Brace yourself: Below please find nearly every single Bob Dylan studio recording, from his self-titled 1962 debut to his brand-new (and quite delightful!) Tempest, comprising 30-odd albums in all. (You won't find 1973's justifiably reviled Dylan, which was apparently deep-sixed by everyone involved roundabouts the CD era, if you're a completist about this sort of thing.) It took a half-century for Uncle Bob to build this beast, and it's on the short list for the single most important catalog in American music history. Just so you know.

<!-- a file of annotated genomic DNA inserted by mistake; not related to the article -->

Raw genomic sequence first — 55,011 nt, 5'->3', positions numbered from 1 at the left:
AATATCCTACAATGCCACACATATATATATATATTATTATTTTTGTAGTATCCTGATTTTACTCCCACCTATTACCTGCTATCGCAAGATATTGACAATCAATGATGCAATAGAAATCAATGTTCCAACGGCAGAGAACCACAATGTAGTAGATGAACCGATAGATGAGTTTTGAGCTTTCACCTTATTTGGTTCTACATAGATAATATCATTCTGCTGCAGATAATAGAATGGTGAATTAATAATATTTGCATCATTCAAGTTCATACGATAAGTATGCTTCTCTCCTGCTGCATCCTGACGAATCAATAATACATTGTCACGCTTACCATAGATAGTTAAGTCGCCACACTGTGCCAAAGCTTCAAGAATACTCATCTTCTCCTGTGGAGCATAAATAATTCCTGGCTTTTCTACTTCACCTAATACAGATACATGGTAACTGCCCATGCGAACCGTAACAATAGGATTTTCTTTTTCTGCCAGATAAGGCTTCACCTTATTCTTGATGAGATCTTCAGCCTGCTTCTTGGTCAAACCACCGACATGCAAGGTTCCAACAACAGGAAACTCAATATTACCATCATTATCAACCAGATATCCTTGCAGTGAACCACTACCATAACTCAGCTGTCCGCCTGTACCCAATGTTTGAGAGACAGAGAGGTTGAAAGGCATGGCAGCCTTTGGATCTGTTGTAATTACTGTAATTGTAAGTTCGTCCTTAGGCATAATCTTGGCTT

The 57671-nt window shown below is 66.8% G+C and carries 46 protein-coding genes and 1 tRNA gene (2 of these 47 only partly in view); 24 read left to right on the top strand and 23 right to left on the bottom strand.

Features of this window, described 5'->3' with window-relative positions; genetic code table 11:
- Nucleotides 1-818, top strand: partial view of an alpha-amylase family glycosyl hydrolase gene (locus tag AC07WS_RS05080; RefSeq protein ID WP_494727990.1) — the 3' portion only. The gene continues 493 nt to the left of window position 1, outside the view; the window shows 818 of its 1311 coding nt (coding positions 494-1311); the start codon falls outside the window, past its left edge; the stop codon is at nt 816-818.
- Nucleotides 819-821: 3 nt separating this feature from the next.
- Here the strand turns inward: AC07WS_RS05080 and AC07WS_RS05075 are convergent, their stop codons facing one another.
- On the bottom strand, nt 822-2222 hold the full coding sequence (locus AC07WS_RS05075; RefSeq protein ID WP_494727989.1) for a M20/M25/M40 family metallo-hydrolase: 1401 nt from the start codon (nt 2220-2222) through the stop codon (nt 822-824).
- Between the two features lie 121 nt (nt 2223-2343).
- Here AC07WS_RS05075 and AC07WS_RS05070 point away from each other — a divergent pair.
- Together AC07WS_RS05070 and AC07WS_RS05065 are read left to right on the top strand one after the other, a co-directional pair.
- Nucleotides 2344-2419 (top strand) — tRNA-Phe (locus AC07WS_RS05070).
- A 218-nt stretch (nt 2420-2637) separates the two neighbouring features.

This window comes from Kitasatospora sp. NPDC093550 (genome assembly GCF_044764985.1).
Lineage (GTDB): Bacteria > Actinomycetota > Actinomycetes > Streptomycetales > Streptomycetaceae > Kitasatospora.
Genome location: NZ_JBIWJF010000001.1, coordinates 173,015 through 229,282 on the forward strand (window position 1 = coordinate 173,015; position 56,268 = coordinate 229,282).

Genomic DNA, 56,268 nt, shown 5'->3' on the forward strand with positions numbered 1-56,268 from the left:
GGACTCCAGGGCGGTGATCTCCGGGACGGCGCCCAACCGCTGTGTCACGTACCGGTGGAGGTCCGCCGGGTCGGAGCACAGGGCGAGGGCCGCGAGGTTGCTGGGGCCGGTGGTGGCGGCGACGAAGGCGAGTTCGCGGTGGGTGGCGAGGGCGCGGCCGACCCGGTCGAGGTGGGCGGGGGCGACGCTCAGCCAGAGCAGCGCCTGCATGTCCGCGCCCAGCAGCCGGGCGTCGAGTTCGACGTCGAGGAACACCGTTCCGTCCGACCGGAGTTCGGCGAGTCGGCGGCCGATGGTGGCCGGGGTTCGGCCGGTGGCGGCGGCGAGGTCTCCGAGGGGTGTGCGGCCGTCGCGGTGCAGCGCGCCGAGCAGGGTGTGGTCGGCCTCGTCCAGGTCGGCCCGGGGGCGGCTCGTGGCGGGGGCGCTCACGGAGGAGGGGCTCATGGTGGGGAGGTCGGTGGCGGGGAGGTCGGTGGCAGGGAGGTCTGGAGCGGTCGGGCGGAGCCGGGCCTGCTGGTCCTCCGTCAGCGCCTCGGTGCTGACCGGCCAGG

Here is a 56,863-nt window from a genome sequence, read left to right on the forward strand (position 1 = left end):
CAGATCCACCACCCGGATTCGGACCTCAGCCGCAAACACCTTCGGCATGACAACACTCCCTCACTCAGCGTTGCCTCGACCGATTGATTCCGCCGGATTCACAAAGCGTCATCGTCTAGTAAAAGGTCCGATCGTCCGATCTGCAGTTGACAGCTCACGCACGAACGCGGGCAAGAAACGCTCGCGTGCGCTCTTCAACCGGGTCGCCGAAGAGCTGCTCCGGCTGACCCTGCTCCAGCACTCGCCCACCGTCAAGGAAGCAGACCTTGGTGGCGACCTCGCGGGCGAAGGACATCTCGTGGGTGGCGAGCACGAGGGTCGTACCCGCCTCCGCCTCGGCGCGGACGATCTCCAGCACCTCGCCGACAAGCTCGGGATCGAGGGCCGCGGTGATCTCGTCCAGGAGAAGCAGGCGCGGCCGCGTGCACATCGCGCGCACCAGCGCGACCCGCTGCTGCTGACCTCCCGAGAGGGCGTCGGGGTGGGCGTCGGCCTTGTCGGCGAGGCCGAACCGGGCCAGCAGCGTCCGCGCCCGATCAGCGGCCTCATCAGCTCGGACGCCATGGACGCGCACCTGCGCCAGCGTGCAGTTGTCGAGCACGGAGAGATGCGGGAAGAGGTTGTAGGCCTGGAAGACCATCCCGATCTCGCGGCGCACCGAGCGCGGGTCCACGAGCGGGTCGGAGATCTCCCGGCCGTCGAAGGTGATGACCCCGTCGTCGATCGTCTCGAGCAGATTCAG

Which means that summarizing it in anything fewer than 20,000 words is a futile exercise, so let's make this quick: He started as a Woody Guthrie acolyte, he almost immediately became a folk god in his own right, and he bucked against the Voice of His Generation yoke long before Kurt Cobain donned his first flannel. He's been a rocker and/or traitor, a revivalist, a recluse, a prophet, a born-again enigma, a washed-up has-been, a victim of the 1980s' terrible drum sounds, a revitalized elder statesmen, a randy old man who also occasionally does Christmas songs and, most recently, the sort of songwriter who pens a 14-minute ode to the Titanic, or perhaps the film Titanic, or both. Take the rest of the week off and listen to all of these, three times each, and you will see God, or perhaps just realize that maybe he's been singing to you this whole time. Have fun.